When I realized what I had done, I got that sinking feeling, like when you reach for your wallet to pay for a cart full of groceries, already rung up, and your wallet is missing.
That’s how the realization of my Rosedale mistake hit me, multiplied by 10.
Rosedale Bar-B-Q tastes like the barbecue I loved during my childhood in Oklahoma City. To me, a step inside Rosedale feels comfortable, familiar, like home. Gone is the day when Rosedale’s “Special Noonday Lunch” was 25 cents, but Rosedale’s price and value still is a bargain.
Besides the food, ambiance, friendly service and competitive pricing, what else is there to like about Rosedale? You taste Kansas City barbecue history in every bite.
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With 81 years and counting, Rosedale is the oldest family-owned continuously operated barbecue restaurant in Chow Town. Where else can you meet a proprietor who calls the legendary Anthony Rieke “Grandpa?”
Call me star-struck, but I feel a tingle of awe in the presence of Rieke’s granddaughter, Marisha Brown-Smith. She runs the restaurant with her husband, Bill, and mother, Janelle. They take care of business details and run daily operations, backed by a loyal staff.
My favorite Rosedale comfort food is the beef sandwich with fries. It’s a tender, hearty portion of thinly sliced barbecue beef in white sandwich bread with a kiss of Rosedale’s legacy sauce.
Graze your way through the menu on multiple visits to find your favorites, be it their popular burnt ends, chicken, ribs, sausage or turkey. They don’t serve barbecue bologna yet, but I give them extra points for the fried okra. And where else besides Rosedale and Char Bar can you get the best fried green tomatoes in Kansas City?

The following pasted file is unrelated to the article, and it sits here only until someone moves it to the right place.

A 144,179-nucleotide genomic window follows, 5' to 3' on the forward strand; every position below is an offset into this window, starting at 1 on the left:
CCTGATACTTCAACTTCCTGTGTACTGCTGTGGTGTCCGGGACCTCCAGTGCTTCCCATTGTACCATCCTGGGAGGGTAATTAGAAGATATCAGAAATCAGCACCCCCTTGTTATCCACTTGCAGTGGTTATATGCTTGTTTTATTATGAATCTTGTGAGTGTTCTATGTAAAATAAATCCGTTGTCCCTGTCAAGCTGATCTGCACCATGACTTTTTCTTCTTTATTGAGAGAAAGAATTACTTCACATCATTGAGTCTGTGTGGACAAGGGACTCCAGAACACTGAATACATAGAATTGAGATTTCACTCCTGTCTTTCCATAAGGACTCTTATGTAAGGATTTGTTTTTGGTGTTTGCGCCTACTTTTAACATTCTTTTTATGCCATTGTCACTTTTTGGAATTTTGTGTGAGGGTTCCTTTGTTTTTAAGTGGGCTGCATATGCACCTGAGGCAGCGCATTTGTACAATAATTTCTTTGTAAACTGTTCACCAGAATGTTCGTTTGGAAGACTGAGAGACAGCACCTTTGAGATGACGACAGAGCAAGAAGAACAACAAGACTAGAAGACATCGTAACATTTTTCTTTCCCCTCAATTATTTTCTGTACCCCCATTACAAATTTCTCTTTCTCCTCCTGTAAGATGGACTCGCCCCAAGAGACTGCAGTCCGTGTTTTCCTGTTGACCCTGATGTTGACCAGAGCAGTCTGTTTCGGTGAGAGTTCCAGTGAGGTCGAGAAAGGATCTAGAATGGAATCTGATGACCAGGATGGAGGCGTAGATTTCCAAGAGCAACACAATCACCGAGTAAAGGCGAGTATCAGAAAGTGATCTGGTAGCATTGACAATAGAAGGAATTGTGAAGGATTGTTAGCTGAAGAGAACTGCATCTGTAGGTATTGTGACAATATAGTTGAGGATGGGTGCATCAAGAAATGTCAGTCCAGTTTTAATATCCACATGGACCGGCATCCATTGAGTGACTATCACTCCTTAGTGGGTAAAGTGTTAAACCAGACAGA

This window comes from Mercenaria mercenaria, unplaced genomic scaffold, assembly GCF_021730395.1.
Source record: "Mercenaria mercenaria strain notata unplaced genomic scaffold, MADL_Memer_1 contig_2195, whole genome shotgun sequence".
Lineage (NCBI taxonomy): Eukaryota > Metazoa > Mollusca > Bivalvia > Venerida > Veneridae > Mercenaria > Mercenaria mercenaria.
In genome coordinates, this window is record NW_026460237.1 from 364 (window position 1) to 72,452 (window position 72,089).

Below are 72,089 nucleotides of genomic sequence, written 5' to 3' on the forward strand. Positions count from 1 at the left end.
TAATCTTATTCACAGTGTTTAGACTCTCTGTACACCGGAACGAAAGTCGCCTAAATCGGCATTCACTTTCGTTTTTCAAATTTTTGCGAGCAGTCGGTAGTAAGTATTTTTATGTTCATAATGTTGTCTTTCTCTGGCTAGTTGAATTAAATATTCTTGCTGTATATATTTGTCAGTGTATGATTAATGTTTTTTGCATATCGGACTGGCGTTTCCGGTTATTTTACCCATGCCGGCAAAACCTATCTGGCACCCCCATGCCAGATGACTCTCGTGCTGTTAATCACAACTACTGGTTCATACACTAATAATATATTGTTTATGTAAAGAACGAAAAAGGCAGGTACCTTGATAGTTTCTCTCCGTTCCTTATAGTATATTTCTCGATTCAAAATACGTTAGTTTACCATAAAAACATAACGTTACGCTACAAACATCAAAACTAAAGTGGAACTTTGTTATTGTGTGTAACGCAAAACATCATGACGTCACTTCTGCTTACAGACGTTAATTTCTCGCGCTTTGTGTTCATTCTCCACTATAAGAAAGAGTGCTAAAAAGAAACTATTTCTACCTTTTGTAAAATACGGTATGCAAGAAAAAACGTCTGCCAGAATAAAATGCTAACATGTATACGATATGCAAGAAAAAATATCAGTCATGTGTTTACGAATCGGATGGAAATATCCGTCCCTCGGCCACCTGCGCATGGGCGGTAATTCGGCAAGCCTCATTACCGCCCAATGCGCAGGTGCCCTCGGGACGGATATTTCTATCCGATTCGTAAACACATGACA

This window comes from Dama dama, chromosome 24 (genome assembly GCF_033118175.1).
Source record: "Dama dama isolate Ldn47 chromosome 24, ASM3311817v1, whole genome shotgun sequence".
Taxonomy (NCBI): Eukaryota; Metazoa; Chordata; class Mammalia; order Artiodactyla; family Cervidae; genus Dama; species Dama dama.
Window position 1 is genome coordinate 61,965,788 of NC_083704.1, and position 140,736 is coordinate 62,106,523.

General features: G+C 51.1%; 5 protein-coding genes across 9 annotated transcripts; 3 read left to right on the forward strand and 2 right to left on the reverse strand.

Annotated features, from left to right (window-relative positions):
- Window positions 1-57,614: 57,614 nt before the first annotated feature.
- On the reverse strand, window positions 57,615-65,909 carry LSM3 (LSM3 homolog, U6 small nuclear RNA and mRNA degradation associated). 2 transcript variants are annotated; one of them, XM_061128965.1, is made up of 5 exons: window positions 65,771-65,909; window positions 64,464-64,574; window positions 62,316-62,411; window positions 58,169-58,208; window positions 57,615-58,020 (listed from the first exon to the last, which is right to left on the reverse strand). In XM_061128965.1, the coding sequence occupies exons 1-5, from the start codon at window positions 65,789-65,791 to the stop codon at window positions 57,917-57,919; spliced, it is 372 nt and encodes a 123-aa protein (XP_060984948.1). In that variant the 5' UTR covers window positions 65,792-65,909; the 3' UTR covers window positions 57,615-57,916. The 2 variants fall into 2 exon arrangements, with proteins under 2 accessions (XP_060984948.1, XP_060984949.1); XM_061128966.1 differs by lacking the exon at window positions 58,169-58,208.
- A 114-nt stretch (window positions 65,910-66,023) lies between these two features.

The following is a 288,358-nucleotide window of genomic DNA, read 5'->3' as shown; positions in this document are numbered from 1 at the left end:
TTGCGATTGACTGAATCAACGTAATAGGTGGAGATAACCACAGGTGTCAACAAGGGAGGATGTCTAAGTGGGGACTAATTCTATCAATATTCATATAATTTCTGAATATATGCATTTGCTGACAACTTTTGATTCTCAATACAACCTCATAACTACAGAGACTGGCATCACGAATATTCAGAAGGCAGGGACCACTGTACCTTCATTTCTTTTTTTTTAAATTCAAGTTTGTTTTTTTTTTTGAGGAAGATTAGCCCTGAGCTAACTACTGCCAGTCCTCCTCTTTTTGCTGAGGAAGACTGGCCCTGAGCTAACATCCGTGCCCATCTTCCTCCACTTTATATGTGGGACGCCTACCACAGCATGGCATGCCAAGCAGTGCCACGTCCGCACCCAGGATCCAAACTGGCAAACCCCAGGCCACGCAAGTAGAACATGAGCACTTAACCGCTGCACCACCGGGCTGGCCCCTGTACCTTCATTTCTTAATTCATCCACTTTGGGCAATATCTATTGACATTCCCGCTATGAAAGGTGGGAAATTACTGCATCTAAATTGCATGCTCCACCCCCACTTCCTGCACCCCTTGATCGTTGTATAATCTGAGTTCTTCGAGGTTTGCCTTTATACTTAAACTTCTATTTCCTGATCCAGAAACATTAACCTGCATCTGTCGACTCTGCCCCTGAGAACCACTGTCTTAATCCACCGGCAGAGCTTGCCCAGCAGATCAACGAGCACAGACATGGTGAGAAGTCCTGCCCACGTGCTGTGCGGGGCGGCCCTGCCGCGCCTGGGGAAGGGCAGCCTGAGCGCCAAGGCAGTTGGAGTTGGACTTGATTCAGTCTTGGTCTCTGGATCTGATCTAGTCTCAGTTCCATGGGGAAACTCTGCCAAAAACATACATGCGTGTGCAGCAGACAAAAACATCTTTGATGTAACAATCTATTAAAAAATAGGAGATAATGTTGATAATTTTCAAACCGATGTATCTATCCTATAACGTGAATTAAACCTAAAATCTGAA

Rosedale started as a bucket beer and hot dog shack. Cold beer and hot dogs are still on the menu. Instead of bucket beer, a seasonal and steady lineup of local and regional craft beers, plus Guinness, Stella Artois, Corona, hard lemonade, hard root beer and hard cider recently was added to favorites Budweiser, Miller, Coors and Pabst Blue Ribbon.
Rosedale’s adult beverage menu of 45 and counting is a far cry from ice-cold bucket beer, but like Anthony Rieke in his heyday, Marisha, Bill and Janelle are in step with the times.
Back to that sinking feeling. Karen Adler’s jaw dropped in astonishment when I confessed my mistake to her and Jill Silva during a lunch meeting at Burnt End BBQ recently.
Why the astonishment and disappointment? A profile of Rosedale doesn’t appear in my soon-to-be-released book, Barbecue Lover’s Kansas City Style. No excuses. My completely unintended oversight.
Brown-Smith was disappointed when I told her. She graciously accepted my apology and assured me that I’m always welcome at Rosedale.
Moving forward, I hope hefty sales justify a second printing, so my mistake can be remedied.
If you’ve never been to Rosedale, here’s the drill: either sit at the dine-in bar, order, pay and eat; or order and pay for dine-in or carryout at either end of the bar. Settle at a table. Pick up your order when it is called. Take it away or sit down and enjoy a legendary Kansas City barbecue feast on the premises.
Ardie Davis founded a sauce contest on his backyard patio in 1984 that became the American Royal International Barbecue Sauce, Rub & Baste contest. He is a charter member of the Kansas City Barbeque Society and an inductee into the KCBS Hall of Flame. He has been interviewed on food shows and writes for barbecue-related publications. His most recent release is America’s Best BBQ (Revised Edition), with chef Paul Kirk.